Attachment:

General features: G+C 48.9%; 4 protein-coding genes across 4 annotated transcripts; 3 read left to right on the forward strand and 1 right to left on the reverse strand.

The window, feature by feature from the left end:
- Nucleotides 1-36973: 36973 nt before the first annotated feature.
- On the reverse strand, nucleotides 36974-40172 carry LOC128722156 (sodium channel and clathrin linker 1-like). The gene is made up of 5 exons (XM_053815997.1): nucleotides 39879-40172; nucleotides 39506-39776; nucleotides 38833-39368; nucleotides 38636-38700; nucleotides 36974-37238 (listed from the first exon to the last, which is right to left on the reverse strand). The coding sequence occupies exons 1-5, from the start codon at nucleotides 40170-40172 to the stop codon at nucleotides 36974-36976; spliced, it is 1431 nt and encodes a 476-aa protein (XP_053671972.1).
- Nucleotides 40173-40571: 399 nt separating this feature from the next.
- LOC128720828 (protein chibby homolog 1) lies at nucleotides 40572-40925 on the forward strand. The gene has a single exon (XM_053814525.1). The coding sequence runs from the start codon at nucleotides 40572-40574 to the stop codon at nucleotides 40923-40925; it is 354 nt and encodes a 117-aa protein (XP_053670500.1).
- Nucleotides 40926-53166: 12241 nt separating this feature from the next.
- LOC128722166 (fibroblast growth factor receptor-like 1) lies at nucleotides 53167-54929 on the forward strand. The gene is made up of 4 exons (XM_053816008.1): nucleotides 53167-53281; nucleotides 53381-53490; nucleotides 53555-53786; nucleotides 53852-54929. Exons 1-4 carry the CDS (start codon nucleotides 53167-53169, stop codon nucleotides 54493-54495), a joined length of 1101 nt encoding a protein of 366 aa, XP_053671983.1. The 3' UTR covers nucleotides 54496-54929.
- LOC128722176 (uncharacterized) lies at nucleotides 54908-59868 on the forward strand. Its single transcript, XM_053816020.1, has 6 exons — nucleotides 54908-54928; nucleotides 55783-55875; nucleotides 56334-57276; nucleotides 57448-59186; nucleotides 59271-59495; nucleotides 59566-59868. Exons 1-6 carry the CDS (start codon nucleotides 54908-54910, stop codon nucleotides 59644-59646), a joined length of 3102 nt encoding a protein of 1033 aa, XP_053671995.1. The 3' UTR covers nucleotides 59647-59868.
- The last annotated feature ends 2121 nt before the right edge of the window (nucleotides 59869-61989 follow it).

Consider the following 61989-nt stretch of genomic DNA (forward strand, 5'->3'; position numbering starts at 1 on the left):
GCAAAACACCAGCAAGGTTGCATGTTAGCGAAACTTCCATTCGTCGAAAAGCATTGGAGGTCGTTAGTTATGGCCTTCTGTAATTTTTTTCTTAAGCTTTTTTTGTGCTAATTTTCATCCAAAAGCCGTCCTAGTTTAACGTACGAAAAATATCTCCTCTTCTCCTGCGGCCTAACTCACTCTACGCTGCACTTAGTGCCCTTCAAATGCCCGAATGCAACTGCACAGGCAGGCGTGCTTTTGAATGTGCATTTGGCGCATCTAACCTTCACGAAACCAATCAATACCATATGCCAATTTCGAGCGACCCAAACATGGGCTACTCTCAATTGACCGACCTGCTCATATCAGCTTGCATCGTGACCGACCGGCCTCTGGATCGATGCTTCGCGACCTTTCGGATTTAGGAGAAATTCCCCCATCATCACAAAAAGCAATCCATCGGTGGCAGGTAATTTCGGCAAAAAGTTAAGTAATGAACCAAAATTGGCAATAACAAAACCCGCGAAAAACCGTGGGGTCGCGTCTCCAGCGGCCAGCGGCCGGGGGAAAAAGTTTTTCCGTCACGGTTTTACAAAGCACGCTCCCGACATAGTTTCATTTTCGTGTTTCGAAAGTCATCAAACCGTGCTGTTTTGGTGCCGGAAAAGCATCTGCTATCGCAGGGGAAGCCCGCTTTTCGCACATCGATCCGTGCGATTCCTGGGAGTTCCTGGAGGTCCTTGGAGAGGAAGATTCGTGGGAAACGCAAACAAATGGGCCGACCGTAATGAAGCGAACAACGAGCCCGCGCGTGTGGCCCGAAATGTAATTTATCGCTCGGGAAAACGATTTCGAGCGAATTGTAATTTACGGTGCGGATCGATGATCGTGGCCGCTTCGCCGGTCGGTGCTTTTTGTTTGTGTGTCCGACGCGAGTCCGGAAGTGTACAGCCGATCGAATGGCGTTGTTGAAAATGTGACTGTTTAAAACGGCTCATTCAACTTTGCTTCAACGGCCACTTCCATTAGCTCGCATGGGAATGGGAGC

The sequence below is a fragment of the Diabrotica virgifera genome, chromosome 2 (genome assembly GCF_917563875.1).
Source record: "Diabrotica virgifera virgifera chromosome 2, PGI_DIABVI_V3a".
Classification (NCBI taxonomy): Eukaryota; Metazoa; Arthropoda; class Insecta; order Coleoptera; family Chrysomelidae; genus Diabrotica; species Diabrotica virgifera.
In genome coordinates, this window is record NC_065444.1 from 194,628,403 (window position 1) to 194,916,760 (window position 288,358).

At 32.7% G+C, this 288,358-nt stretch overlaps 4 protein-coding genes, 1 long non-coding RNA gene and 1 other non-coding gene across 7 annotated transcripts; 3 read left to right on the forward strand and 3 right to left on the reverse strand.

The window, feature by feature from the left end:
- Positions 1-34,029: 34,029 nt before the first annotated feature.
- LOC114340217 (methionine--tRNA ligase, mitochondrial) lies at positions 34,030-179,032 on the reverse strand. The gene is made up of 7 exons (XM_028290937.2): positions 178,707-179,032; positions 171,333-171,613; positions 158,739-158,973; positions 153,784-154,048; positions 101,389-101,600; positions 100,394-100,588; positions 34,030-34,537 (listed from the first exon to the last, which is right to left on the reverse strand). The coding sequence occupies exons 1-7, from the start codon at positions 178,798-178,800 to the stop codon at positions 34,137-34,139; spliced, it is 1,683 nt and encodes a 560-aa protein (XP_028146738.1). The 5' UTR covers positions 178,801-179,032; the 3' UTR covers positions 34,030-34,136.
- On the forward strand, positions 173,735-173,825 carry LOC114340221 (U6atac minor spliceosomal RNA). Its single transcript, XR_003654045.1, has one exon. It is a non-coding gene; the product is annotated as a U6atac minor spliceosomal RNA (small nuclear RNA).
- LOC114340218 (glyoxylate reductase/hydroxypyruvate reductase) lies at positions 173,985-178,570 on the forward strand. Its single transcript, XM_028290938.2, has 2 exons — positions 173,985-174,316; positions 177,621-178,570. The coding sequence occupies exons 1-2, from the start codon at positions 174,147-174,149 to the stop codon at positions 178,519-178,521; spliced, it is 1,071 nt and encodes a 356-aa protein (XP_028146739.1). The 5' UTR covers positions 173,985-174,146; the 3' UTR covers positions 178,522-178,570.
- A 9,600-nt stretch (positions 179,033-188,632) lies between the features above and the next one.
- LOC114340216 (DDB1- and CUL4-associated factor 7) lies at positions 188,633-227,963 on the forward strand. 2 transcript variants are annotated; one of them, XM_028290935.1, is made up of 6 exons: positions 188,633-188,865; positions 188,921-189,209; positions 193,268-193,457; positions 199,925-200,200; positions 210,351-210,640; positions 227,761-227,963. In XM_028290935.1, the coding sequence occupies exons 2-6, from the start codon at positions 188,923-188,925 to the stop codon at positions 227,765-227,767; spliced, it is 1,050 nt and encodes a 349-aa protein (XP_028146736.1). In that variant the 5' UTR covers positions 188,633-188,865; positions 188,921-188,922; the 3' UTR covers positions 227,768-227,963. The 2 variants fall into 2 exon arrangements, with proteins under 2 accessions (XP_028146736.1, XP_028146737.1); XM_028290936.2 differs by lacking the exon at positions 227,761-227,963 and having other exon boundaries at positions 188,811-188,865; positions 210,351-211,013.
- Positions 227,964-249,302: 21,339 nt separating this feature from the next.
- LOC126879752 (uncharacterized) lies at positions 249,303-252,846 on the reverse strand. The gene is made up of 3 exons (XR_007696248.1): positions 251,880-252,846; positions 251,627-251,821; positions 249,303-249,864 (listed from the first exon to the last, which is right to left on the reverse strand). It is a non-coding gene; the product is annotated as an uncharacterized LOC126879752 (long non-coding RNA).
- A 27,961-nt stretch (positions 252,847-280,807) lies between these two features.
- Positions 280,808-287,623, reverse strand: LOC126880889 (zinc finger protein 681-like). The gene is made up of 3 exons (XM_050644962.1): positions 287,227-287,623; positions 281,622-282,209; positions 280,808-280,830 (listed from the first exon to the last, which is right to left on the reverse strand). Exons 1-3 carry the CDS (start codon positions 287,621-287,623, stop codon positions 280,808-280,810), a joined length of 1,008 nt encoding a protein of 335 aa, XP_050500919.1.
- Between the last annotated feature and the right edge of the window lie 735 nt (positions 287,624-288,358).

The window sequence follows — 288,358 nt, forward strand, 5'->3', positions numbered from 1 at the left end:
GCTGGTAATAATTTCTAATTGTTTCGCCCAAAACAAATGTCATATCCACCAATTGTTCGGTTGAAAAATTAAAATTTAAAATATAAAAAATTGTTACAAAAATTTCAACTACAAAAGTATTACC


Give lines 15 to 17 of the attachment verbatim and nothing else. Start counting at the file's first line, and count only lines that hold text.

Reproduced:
Classification (NCBI taxonomy): Eukaryota; Metazoa; Arthropoda; class Insecta; order Coleoptera; family Chrysomelidae; genus Diabrotica; species Diabrotica virgifera.
In genome coordinates, this window is record NC_065444.1 from 194,628,403 (window position 1) to 194,916,760 (window position 288,358).

At 32.7% G+C, this 288,358-nt stretch overlaps 4 protein-coding genes, 1 long non-coding RNA gene and 1 other non-coding gene across 7 annotated transcripts; 3 read left to right on the forward strand and 3 right to left on the reverse strand.